Tuesday, February 1, 2011

Alpine Fault drilled through again!

The customised system of open-hole drilling devised by Alan Speight (our head driller) worked fantastically. We rapidly progressed from 45 m to 93 m in 18 hours, including one unsuccessful attempt to core. We  changed back to coring again at 93 m because we noticed an obvious change in cuttings and mud colour.
A sample of cemented cataclasite is carefully extracted from the core catcher

Coring progressed smoothly this time, even though one of our drillers walked out on us for no apparent reason. For the last two days I have been working as a drillers offsider, trying to keep us on track with the project, but it has been tough to balance every demand.A sample of cemented cataclasite is carefully extracted from the core catcher.

Drama continued again last night when a sudden storm passed through at 2-4 a.m., flattening our core processing and logging facility. Fortunately, nothing catastrophic was lost or damaged.We rebuilt better and were ready to drill again by 7 a.m.

Cores of the Alpine Fault footwall emerge for the first time
Skies cleared during the morning, lovely cores continued to emerge from the borehole, and life was looking good. At around 4 p.m. today we ran into a slight problem: we hit an obstacle, obtained no core, and could not advance any further. We tripped out all the drill rods and checked the bit. It confirmed the suspicion that I had after inspecting the core catcher from our previous run. Light grey clay gouge was blocking mud circulation. Was it just a gouge-rich zone within the thick (>30 m) cataclasite zone, or was it the main fault?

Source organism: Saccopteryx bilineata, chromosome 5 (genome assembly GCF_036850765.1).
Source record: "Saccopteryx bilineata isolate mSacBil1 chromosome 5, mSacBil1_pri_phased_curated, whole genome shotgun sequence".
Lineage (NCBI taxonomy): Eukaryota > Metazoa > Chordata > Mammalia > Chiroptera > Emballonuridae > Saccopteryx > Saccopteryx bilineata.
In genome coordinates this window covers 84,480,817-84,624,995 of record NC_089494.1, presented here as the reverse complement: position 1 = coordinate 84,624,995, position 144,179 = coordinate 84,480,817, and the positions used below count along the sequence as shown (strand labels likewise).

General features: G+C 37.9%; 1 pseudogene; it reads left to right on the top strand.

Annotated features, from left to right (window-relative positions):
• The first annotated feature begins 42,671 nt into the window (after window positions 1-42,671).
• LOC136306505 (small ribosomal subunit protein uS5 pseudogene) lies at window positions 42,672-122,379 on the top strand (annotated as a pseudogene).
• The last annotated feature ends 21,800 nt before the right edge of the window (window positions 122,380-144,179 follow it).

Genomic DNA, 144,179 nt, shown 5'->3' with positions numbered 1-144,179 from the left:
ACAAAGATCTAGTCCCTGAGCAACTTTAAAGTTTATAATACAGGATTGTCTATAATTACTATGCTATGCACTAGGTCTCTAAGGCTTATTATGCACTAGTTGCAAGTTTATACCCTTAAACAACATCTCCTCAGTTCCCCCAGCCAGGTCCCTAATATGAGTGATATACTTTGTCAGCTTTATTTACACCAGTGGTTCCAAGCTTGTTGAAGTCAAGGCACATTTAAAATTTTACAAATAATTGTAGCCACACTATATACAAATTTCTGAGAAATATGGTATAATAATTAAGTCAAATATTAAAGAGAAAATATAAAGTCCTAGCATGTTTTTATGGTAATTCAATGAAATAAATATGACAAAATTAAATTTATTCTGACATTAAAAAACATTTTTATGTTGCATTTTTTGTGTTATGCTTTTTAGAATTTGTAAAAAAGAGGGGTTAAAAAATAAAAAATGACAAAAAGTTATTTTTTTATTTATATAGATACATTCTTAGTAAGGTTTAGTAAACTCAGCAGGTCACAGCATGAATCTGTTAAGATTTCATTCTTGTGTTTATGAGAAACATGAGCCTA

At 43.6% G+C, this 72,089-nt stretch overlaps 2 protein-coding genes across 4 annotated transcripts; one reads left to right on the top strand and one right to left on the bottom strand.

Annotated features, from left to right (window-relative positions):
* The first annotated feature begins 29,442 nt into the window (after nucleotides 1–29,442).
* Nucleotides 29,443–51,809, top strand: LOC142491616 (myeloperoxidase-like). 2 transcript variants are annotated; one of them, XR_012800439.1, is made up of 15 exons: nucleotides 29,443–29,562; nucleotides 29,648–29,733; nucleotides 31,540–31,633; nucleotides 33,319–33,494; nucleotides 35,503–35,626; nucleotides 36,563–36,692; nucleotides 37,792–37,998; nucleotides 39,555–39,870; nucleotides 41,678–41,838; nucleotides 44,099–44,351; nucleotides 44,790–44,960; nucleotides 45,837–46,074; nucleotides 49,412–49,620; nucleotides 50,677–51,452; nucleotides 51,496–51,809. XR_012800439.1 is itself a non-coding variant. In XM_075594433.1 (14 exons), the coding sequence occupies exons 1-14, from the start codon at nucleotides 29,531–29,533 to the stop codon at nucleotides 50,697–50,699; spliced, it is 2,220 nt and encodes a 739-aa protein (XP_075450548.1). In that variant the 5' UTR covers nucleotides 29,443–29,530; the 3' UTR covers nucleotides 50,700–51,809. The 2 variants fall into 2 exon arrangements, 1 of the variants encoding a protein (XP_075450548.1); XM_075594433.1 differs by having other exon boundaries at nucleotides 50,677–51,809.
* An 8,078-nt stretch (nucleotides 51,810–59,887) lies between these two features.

At about 7 p.m. we collected the first core from beneath the problem zone (thanks to the skill of our driller on the levers, “Egor”). This core and the subsequent two confirmed that we had just crossed the principal slip surface of the Alpine Fault at a depth of 128 m. Fantastic!

Both of our boreholes have obtained high-quality cores across the fault, including the precious fault gouge of the primary fault surface. There is a clear sense of excitement and achievement, and a big group has decided to work through the night to see what is going to appear.The rock cores currently emerging are really interesting, because the rock types immediately beneath the fault are not well known, in comparison to the well exposed and studied sequence above.
A beautiful core of the Alpine Fault from 128 m

It is premature for me to say what the rocks are that we cored, but brilliant white and green shades indicated that we had crossed the fault. We decided to keep going for another  shift, and over the next 24 hours a preliminary geological description will be constructed.

If all goes to plan, we will have finished our main phase of drilling tomorrow. We will move onto
wireline logging and geophysical observatory installation. I personally now need a few hours
sleep after the drama of the previous two nights.

John Townend, Richard Norris, Rupert Sutherland, and Virginia Toy consider achievement so far